Lagos as Inspiration for Art Director Onyinye Fafi Obi
LAGOS, Nigeria - You may not always reference her by name, but you certainly know her work. As art director and founder of Studio Matte, a boutique brand management agency, Onyinye Fafi Obi collaborates with some of the biggest creatives on the continent - from Lanre Da Silva Ajayi to Lakin Ogunbanwo - shaping their visual identities on and offline.
It's a challenging job that requires a fine balance - to showcase an authentic aesthetic that appeals to a growing audience at home while crafting images with the ability to transcend cultural expectations abroad. Her scenes are vibrant, full of color, and richly melaninated, but not kitschy and contrived. Obi has a spirit that will surely take her far in her creative endeavors. PROTOChic connected with Obi to hear how she explores her hometown of Lagos as a tourist and where African creatives will be in the next twenty years.
PROTOChic: You are deeply involved in image-making. Where did it all begin for you and who inspired you in the pursuit of this path ?
Onyinye Fafi Obi: One of the first things I picked up when I was young was that I knew I wanted to work in fashion. I loved the fantasy, the dream, and the positivity. Art direction and production became my world long after I had interned in various sectors of fashion from the age of 17 and I decided to stick to art directing because I felt I was really good at it. I figured out my strengths and focused on getting better as time went by. I'm constantly thinking up concepts and different angles. It gives me the opportunity to work with creatives I admire - whether it's a photographer, model, or makeup artist.
PC: Your client work shows such a range in experiences and sentiments, from your work for Lagos Fashion & Design Week to Vlisco. What is your process when working with a client ?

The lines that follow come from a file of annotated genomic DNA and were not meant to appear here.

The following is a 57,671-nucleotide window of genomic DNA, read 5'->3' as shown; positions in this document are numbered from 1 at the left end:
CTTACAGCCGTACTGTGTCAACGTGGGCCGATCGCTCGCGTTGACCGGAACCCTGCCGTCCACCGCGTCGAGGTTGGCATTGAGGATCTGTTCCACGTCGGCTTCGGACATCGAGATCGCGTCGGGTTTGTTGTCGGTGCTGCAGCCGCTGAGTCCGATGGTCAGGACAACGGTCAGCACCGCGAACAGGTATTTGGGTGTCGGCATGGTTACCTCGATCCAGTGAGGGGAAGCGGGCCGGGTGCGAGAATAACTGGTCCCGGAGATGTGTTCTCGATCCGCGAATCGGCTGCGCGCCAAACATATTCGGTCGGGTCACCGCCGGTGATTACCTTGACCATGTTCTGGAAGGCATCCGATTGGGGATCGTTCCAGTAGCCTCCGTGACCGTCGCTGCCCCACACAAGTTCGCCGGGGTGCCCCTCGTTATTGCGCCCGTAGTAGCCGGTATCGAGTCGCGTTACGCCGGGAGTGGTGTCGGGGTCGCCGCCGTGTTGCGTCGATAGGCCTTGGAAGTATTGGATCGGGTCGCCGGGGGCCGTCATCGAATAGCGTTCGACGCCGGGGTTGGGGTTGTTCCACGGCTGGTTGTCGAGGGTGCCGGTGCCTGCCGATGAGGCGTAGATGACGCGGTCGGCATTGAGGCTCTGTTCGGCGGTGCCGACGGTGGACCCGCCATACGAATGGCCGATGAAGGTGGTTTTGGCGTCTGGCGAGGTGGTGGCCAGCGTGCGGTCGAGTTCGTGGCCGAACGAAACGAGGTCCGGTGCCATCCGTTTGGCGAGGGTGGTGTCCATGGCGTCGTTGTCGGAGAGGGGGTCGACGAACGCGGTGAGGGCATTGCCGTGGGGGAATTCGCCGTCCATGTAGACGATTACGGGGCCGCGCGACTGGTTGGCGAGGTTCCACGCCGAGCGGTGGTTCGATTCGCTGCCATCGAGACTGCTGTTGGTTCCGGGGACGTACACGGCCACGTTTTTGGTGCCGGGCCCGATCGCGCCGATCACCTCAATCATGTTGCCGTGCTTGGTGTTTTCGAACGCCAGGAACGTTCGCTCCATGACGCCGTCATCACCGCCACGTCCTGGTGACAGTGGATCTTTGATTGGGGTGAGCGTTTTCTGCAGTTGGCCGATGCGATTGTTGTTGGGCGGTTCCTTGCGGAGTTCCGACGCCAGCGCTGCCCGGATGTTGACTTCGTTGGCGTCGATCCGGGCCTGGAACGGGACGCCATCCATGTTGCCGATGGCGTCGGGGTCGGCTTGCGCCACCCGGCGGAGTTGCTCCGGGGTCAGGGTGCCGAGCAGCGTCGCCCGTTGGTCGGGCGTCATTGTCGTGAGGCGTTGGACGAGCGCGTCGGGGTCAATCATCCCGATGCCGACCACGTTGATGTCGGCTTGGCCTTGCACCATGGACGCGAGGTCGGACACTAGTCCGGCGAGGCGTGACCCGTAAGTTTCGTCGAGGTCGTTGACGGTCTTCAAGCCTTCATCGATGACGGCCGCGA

Obi: In a way, my choice of clients is more important to me than anything. I work better when creative freedom and expression within a predefined set of parameters is given to me to create content that serves the client and also makes me sleep with a smile at night. Not all Nigerian clients are open to working that way! I think the pace at the beginning of my career was really fast because I was picked up quite quickly, but eventually I slowed down and now I’m very selective with what I do. It's all about fulfillment and achieving a greater purpose for me right now. I have a goal to create content that transcends beyond Nigeria, so if the brief I am being given doesn't serve this purpose, then the work isn't for me.
PC: How does the city of Lagos inspire your work ?
Obi: I challenged myself this year to open my inner eye to be able to see and digest every little detail that Lagos has to offer. I'd like to say I'm trying things around me like a tourist in a city I was born and bred in. When I travel, everything I'm experiencing, whether it’s something I see when I am walking the streets or traveling in a car, all of this triggers ideas in my mind. I try to recreate that in Lagos without the heavy ticket price and hotel accommodations. I'm starting to see Lagos in a very different way. I'm inspired by seeing different things and thinking of ways to interpret it into a fashion visual.